Photo of the Month: Mandrill
Status: This species (Mandrillus sphinx) is listed as Vulnerable by the International Union for Conservation of Nature (IUCN) primarily due to poaching and habitat loss. The mandrill is hunted for the bushmeat trade, which has become more intense as human populations increase, and as human settlements expand, the mandrill’s habitat is being logged and cleared for agricultural use.
Habitat: This monkey inhabits the rainforests of western equatorial Africa. It is both terrestrial, spending time traveling and foraging on the ground, and arboreal, spending time in the trees where the group, called a troop, sleeps every night.
Diet: The mandrill is omnivorous, eating a variety of foods including seeds, nuts, leaves, and fruits, as well as small animals, insects, and eggs. This species has large cheek pouches inside its mouth that can be stuffed full of food to eat at a later time.
This is the largest and most colorful of the monkeys, weighing an average of 70 pounds (males) and 25 pounds (females), and possessing a short, three-inch tail. Related to baboons and drills, the mandrill has a furry head crest, mane, and beard, as well as massive canine teeth that are used in threat displays and defense. The most striking feature, however, is the bright coloration of the adult mandrill’s face. Dominant males are more vibrantly colored due to higher levels of testosterone; the brighter the color, the more attractive the male.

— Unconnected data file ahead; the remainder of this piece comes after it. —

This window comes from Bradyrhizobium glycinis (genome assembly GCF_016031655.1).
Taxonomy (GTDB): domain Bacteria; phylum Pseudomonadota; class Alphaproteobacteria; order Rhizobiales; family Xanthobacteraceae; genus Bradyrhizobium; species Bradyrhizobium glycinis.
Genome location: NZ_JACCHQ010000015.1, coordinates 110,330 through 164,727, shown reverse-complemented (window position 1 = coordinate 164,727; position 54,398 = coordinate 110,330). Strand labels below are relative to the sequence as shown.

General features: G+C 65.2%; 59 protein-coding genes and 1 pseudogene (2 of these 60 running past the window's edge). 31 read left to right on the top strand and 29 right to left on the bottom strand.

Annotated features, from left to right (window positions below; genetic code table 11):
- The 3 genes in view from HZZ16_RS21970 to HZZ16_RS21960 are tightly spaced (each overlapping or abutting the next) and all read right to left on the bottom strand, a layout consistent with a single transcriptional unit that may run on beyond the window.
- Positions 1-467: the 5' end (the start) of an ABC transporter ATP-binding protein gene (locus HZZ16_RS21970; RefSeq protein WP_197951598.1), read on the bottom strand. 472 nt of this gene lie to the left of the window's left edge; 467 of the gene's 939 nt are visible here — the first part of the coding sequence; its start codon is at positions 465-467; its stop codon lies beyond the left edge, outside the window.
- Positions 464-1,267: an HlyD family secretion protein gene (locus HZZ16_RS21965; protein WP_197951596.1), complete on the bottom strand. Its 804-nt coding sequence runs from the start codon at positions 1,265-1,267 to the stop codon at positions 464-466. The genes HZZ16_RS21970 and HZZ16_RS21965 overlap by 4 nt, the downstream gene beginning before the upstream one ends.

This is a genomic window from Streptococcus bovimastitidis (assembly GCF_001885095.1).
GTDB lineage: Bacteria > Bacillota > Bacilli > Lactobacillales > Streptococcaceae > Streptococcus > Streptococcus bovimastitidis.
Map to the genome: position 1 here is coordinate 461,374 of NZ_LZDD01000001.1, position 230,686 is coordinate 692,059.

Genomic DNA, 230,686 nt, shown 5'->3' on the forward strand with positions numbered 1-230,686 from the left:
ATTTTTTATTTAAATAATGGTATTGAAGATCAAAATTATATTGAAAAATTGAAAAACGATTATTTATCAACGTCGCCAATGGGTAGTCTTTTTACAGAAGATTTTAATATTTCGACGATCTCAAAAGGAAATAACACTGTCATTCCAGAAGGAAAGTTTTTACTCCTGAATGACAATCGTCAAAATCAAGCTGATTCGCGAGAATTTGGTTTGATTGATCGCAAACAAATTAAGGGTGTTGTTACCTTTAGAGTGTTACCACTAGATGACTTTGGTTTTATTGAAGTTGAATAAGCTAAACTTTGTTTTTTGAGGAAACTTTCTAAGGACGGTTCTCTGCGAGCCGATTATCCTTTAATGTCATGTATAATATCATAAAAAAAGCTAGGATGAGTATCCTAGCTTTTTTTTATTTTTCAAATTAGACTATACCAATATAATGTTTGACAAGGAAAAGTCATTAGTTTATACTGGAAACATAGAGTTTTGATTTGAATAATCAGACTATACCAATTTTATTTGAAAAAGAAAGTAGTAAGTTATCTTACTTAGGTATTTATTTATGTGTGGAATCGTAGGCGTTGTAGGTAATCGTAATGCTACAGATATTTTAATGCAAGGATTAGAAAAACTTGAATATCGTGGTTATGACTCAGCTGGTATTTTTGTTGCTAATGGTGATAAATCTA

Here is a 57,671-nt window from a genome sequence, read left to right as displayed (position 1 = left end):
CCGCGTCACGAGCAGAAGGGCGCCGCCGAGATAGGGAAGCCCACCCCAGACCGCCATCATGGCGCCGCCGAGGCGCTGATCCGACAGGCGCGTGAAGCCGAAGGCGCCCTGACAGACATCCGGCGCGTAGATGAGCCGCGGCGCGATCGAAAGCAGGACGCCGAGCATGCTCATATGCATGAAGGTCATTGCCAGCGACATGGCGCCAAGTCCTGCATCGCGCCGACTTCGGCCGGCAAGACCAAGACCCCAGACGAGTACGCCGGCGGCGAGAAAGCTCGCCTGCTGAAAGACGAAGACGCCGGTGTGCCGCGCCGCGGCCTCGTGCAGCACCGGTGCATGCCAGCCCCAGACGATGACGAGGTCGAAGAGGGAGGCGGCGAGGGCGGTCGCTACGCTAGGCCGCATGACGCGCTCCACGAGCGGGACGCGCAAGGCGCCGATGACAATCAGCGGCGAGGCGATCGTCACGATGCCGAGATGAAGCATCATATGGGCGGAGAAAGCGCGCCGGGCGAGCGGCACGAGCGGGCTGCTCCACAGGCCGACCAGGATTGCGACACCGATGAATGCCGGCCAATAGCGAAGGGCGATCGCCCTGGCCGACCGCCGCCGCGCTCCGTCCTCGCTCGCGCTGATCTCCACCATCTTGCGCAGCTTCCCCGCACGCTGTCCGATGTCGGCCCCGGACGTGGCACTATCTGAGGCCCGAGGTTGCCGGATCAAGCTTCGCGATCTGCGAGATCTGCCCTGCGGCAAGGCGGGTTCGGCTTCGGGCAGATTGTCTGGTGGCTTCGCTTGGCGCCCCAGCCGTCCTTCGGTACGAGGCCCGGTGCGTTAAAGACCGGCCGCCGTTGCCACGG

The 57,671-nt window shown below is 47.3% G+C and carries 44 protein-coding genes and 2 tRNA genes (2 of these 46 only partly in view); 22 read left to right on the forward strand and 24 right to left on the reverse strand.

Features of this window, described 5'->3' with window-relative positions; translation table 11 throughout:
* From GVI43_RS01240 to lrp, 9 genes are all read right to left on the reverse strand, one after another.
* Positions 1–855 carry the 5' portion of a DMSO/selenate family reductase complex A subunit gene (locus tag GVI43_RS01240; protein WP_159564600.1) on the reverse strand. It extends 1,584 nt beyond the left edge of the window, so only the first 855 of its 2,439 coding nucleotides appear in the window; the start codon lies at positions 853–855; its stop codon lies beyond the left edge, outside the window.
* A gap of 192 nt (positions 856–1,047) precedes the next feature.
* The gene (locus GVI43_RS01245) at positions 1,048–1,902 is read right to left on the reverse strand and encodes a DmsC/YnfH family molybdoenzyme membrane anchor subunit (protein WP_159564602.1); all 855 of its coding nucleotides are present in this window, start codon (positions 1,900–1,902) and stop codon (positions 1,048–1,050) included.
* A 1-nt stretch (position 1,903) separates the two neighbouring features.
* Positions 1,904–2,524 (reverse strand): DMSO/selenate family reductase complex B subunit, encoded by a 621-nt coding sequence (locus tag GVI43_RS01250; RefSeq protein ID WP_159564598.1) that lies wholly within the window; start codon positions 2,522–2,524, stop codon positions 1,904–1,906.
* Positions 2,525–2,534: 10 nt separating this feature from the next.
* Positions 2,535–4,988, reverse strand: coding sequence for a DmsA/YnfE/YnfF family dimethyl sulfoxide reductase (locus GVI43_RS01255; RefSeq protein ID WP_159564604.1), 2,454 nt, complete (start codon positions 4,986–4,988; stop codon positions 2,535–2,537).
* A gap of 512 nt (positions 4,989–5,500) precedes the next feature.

After a gestation of nearly six months, female mandrills give birth usually to one baby. The infant can cling to its mother’s belly immediately and is weaned at around six months of age. The youngster typically stays with its mother until she gives birth to her next baby.
The Zoo’s mandrill roundhouse is located in the uppermost section of the old Africa loop. This infant female was born on August 3rd to mother Juliette; another baby was born two weeks later to mother Clementine. Both can be seen on exhibit with the rest of the troop.
The Los Angeles Zoo participates in the conservation of the mandrill’s endangered relative, the drill, in western Africa. Drills are similar in appearance to mandrills, but without the vivid facial coloring. Learn more about the program here.